Godparents or Sponsors are primary representatives of the congregation throughout your child’s life.  They should therefore also be members of a church.  The primary requirement for Godparents is church membership, not friendship or family ties, though obviously it is ideal if good friends or family also meet the primary requirement of church membership.  It is also important not to confuse a Godparent with a legal guardian. A Godparent may also be a legal guardian if you wish, but a Godparent’s primary responsibility is to ensure that you remain true to the promises you make at the Baptismal service and that you, as parent/s, raise your child in a manner befitting the faith and virtue of Christ.


The church Baptises young children soon after their birth to dedicate them to God within the life of the church.  During this time children are too young to understand this commitment and assume responsibility for their Baptism themselves.  Thus you, the Parents, Godparents, and the Church take on this responsibility on their behalf until such time as your child is mature enough to ‘Confirm’ that Baptism for themselves.  This usually happens at about the age of sixteen at which time your child will be required to attend a Confirmation preparation course if he/she wishes to make a Christian commitment for themselves.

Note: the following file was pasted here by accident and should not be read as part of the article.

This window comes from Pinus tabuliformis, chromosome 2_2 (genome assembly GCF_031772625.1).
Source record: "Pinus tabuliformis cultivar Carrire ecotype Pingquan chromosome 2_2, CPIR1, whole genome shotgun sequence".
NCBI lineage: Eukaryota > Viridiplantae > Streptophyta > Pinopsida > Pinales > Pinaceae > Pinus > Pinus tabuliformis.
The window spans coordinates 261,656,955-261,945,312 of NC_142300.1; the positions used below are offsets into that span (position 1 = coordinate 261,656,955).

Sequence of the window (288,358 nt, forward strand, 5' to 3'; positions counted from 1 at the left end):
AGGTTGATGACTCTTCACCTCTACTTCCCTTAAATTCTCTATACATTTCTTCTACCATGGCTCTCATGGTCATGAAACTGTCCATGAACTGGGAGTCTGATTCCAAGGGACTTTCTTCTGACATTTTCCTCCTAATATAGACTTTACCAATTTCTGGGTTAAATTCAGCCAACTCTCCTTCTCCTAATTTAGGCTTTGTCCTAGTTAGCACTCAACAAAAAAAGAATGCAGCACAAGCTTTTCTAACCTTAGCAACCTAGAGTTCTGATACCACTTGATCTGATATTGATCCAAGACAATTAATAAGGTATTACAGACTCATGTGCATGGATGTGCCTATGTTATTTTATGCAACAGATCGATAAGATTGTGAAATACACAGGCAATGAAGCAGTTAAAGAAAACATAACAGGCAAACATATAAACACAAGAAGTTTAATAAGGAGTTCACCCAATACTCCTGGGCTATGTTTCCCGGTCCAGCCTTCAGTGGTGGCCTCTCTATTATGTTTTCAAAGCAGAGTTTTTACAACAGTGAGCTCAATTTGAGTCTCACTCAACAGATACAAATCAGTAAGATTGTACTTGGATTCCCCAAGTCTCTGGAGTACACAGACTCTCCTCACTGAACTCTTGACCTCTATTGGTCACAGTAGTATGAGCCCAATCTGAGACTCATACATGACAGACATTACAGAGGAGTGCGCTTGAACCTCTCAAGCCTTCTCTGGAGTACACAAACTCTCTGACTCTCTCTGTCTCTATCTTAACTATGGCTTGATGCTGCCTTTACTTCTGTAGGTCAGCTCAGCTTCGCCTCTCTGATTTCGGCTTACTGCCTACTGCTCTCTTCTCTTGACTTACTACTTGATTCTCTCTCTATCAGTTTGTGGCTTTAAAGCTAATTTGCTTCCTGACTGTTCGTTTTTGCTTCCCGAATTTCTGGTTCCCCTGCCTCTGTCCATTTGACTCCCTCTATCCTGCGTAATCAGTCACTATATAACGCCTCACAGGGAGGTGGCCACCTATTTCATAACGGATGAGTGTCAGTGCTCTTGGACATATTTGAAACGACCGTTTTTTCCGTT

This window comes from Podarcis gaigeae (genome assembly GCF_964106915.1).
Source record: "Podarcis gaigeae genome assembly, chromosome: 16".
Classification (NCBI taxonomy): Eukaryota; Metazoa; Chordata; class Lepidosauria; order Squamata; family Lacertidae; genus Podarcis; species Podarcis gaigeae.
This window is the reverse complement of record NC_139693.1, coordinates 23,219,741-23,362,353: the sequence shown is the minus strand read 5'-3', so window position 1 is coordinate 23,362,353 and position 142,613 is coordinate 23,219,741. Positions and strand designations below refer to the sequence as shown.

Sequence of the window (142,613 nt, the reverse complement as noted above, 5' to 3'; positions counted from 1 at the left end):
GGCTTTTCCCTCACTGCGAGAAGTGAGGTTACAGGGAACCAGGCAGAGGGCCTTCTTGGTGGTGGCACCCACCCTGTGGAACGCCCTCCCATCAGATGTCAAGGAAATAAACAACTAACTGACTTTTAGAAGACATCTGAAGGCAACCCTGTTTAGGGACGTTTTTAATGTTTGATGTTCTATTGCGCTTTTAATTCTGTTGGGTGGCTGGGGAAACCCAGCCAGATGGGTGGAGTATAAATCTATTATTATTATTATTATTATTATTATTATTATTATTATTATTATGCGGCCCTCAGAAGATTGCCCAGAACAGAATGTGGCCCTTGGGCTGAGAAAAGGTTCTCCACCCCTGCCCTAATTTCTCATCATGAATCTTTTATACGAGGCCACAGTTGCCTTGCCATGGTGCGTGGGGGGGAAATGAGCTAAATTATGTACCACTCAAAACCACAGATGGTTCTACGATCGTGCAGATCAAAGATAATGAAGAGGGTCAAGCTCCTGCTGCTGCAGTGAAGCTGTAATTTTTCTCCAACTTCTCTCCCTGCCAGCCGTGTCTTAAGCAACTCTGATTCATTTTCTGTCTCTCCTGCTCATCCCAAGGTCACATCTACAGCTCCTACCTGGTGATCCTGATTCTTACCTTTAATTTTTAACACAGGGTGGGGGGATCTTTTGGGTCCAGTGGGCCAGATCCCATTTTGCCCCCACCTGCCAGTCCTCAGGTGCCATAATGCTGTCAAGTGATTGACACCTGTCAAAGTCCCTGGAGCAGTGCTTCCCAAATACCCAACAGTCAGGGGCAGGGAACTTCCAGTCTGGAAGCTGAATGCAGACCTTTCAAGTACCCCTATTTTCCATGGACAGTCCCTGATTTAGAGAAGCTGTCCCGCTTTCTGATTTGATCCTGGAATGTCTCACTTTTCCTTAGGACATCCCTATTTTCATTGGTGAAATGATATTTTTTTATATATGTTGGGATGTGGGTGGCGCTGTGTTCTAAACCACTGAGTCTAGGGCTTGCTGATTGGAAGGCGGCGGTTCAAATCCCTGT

Christian initiation is fulfilled in the Holy Eucharist or Communion.  In the sacrament of Communion, under the outward signs of bread and wine, Christian’s share in the life of Christ.  The Anglican Prayer Book (1989) says that; ‘In the Holy Eucharist the life given in Baptism is fed and sustained with the heavenly food of the body and blood of Christ.’  Whilst many children will receive their first Communion at their Confirmation, Baptism is the sacramental rite which permits children to receive the bread and the wine.  It is therefore permitted, at the discretion of the parents, to allow their children to receive Communion before they get Confirmed and there is usually a simple little course for the children to explain what Communion means after which they may be admitted to receive Communion in the Church.



(Please check the church schedule for available dates BEFORE inserting your choice)